When carb intake is severely low — under 20 g a day —  for a number of days and your body has no more stored glucose, your insulin levels drop.

At this point, your body starts to use fat as a main source of energy. This causes your liver to make chemicals called ketones, and your body can use these as a fuel.

There are different types of low-carb diet. But it tends to mean that carbs make up around 10–25% of your daily energy intake.

You might eat 50–130 g of carbs every day, and these may come from legumes, vegetables, fruits, and whole grains. 

A very low-carb, or ketogenic, diet means that 5–10% of your daily energy intake, or 25–50 g, comes from carbs. And you typically wouldn’t eat most of the carb-containing foods in a low-carb diet. 

Instead, a keto diet is very high in fat, which would make up around 70–80% of your daily energy intake, with the rest coming from protein. This might mean eating or 150–180 g of fat a day.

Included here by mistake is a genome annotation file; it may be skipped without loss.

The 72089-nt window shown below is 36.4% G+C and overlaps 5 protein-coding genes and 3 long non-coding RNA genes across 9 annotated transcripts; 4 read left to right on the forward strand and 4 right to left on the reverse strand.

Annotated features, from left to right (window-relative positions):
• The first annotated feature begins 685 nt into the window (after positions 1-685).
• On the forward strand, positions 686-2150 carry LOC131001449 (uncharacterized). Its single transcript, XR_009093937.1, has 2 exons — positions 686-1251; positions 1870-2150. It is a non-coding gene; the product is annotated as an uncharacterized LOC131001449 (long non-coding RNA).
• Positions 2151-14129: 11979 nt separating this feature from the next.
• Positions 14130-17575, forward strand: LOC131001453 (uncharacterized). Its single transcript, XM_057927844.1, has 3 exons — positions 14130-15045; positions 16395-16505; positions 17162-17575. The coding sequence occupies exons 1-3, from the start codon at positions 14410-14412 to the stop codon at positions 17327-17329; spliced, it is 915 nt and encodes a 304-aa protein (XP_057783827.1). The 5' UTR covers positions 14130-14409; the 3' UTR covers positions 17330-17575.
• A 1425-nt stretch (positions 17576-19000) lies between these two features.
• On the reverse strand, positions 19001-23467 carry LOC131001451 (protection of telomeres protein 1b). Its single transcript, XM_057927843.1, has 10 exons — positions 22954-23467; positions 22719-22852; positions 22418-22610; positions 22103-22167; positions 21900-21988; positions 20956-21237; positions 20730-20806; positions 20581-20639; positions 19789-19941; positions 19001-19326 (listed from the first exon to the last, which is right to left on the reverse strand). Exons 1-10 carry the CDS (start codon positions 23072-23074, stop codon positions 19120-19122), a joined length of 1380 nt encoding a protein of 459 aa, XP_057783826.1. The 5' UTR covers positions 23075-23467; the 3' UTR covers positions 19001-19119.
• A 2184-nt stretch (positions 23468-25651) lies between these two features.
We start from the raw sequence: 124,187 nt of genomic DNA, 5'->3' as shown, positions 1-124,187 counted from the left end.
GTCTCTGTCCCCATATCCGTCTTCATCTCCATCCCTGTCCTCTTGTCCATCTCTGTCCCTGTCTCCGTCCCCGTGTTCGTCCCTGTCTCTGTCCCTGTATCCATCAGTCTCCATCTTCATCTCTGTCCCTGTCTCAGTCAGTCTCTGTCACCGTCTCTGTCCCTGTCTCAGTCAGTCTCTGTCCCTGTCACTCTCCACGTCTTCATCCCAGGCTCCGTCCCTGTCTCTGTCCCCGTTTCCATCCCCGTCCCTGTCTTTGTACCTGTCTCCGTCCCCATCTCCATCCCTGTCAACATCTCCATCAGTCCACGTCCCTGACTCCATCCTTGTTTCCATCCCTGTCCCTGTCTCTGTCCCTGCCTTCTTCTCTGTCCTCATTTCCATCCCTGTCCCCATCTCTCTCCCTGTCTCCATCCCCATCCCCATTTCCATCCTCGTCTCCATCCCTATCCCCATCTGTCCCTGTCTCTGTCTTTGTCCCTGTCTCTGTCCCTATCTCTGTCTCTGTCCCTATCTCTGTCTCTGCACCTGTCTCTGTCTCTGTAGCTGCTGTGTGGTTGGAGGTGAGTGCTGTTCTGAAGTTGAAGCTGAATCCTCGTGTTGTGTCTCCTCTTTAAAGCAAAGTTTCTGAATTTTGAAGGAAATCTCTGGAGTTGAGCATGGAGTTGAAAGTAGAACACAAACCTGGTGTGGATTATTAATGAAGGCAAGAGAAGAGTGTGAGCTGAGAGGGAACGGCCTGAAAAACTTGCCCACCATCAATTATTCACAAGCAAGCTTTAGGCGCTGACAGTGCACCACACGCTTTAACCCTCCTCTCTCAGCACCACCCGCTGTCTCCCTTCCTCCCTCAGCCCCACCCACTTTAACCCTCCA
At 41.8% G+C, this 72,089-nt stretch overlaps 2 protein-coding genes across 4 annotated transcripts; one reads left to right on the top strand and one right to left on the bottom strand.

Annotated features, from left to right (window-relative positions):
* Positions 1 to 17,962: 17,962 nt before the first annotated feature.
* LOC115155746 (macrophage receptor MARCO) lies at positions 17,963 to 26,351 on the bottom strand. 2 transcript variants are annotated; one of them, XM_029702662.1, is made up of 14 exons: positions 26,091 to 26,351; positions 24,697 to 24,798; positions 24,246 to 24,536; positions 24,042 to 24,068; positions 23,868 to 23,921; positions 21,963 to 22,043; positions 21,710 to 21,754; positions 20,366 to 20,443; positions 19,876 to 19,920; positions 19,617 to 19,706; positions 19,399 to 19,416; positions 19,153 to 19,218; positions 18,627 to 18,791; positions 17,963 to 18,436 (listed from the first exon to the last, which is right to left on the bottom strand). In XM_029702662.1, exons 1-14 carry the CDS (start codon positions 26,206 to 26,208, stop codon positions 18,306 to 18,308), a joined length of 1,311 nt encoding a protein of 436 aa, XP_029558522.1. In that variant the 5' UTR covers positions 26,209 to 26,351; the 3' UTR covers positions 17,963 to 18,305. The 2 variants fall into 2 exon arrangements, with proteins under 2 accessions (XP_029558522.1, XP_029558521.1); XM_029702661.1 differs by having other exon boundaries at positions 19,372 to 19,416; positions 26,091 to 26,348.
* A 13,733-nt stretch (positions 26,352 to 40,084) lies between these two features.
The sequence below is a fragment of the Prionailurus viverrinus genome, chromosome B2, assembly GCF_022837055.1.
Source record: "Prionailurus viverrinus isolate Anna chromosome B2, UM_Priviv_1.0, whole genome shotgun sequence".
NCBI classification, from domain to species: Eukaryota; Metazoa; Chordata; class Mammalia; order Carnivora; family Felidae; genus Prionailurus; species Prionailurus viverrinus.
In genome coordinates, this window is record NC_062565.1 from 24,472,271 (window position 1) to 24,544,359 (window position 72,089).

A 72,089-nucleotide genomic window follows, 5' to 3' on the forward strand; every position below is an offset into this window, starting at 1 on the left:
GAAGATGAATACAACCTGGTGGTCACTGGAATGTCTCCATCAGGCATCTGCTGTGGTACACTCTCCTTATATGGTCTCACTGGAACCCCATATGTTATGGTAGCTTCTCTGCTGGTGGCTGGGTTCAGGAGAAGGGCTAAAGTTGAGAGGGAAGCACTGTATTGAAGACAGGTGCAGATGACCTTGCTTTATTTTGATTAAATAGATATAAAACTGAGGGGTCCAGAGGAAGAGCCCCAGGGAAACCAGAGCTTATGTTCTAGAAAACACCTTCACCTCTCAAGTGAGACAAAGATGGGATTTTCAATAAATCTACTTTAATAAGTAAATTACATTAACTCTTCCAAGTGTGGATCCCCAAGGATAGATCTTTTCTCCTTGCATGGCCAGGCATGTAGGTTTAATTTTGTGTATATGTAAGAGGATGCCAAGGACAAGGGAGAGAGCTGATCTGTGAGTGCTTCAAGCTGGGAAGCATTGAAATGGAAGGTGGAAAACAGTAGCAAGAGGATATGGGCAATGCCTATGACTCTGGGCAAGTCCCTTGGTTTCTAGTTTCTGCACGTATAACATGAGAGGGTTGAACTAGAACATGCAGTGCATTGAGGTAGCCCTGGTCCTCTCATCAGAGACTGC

Possible benefits

According to supporters, low-carb diets have a variety of health benefits. But is there quality evidence to back this up? Let’s dive into what the science says.

Weight loss

Evidence suggests that carb-restricted diets may help some people lose weight in the short term. Though at first, this is typically water weight, fat loss can occur over time.

In one meta-analysis of 38 studies, the researchers found that a low-carb diet (with under 40% carbs) may be associated with slightly more weight loss than a low-fat diet over 1 year.